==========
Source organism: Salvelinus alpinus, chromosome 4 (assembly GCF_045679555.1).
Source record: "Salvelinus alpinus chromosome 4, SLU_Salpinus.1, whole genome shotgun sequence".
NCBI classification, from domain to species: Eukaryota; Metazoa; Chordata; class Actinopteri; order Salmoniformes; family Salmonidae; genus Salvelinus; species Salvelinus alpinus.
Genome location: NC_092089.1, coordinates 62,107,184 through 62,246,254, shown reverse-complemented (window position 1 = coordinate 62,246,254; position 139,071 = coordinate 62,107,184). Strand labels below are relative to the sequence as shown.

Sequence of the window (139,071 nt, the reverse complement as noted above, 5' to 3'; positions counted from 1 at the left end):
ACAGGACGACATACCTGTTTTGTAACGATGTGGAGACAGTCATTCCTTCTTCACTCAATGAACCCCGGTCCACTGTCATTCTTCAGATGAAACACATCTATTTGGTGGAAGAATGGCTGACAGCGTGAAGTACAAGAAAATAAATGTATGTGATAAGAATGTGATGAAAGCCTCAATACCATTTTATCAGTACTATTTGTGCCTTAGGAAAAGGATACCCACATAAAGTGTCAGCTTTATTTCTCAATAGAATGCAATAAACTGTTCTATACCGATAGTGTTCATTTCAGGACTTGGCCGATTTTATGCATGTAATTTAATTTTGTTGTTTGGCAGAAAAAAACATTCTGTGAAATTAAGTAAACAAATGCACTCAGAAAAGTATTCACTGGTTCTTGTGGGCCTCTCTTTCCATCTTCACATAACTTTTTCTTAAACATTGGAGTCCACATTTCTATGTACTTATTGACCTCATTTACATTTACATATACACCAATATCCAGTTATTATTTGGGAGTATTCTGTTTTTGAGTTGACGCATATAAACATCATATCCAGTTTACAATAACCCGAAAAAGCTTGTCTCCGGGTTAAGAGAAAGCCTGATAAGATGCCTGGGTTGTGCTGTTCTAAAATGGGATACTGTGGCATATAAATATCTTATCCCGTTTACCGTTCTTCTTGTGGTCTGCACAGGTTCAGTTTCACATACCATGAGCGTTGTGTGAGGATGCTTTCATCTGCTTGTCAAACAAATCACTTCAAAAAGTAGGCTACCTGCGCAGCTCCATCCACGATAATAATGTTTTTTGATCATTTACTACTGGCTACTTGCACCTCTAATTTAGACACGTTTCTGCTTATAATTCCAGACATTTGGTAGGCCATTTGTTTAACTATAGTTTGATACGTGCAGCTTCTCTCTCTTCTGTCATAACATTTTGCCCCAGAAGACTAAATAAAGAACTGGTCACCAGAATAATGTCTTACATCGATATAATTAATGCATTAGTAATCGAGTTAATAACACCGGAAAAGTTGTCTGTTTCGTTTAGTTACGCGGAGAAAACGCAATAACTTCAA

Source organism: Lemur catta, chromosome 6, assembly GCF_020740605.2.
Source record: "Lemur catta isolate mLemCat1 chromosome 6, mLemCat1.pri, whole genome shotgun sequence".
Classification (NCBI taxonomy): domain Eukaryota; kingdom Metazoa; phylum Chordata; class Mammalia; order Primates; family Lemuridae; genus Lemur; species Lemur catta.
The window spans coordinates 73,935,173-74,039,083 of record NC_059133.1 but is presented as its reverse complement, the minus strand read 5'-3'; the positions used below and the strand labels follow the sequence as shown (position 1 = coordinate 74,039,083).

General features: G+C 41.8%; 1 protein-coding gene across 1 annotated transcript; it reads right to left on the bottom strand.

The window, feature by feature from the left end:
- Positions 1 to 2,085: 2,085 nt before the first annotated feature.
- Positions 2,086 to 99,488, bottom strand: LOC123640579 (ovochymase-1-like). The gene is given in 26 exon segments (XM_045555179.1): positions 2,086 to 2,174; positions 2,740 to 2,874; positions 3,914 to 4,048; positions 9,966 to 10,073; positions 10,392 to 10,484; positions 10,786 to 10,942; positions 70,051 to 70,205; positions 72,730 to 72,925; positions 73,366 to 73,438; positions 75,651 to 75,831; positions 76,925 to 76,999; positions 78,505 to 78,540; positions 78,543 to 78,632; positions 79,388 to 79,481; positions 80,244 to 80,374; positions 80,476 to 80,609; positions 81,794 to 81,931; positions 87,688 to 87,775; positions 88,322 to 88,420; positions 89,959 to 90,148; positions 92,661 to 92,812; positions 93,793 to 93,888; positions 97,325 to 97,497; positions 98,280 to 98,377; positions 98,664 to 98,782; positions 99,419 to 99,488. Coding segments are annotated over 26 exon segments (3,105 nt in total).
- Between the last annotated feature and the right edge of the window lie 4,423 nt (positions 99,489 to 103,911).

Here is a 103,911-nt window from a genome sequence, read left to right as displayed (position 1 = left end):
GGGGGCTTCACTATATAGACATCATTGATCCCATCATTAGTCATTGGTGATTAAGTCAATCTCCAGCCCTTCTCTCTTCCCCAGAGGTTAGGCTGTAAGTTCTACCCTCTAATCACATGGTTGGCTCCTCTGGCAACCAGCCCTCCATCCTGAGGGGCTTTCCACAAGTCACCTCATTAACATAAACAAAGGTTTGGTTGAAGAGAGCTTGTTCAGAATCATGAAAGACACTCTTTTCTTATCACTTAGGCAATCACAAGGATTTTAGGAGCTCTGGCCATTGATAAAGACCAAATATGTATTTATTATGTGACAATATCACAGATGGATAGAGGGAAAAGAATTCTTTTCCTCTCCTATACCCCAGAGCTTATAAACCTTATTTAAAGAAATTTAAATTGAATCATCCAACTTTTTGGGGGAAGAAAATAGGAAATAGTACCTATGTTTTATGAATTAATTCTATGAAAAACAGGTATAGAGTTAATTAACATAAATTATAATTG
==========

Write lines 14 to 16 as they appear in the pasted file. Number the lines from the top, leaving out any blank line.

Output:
- Positions 2,086 to 99,488, bottom strand: LOC123640579 (ovochymase-1-like). The gene is given in 26 exon segments (XM_045555179.1): positions 2,086 to 2,174; positions 2,740 to 2,874; positions 3,914 to 4,048; positions 9,966 to 10,073; positions 10,392 to 10,484; positions 10,786 to 10,942; positions 70,051 to 70,205; positions 72,730 to 72,925; positions 73,366 to 73,438; positions 75,651 to 75,831; positions 76,925 to 76,999; positions 78,505 to 78,540; positions 78,543 to 78,632; positions 79,388 to 79,481; positions 80,244 to 80,374; positions 80,476 to 80,609; positions 81,794 to 81,931; positions 87,688 to 87,775; positions 88,322 to 88,420; positions 89,959 to 90,148; positions 92,661 to 92,812; positions 93,793 to 93,888; positions 97,325 to 97,497; positions 98,280 to 98,377; positions 98,664 to 98,782; positions 99,419 to 99,488. Coding segments are annotated over 26 exon segments (3,105 nt in total).
- Between the last annotated feature and the right edge of the window lie 4,423 nt (positions 99,489 to 103,911).

Here is a 103,911-nt window from a genome sequence, read left to right as displayed (position 1 = left end):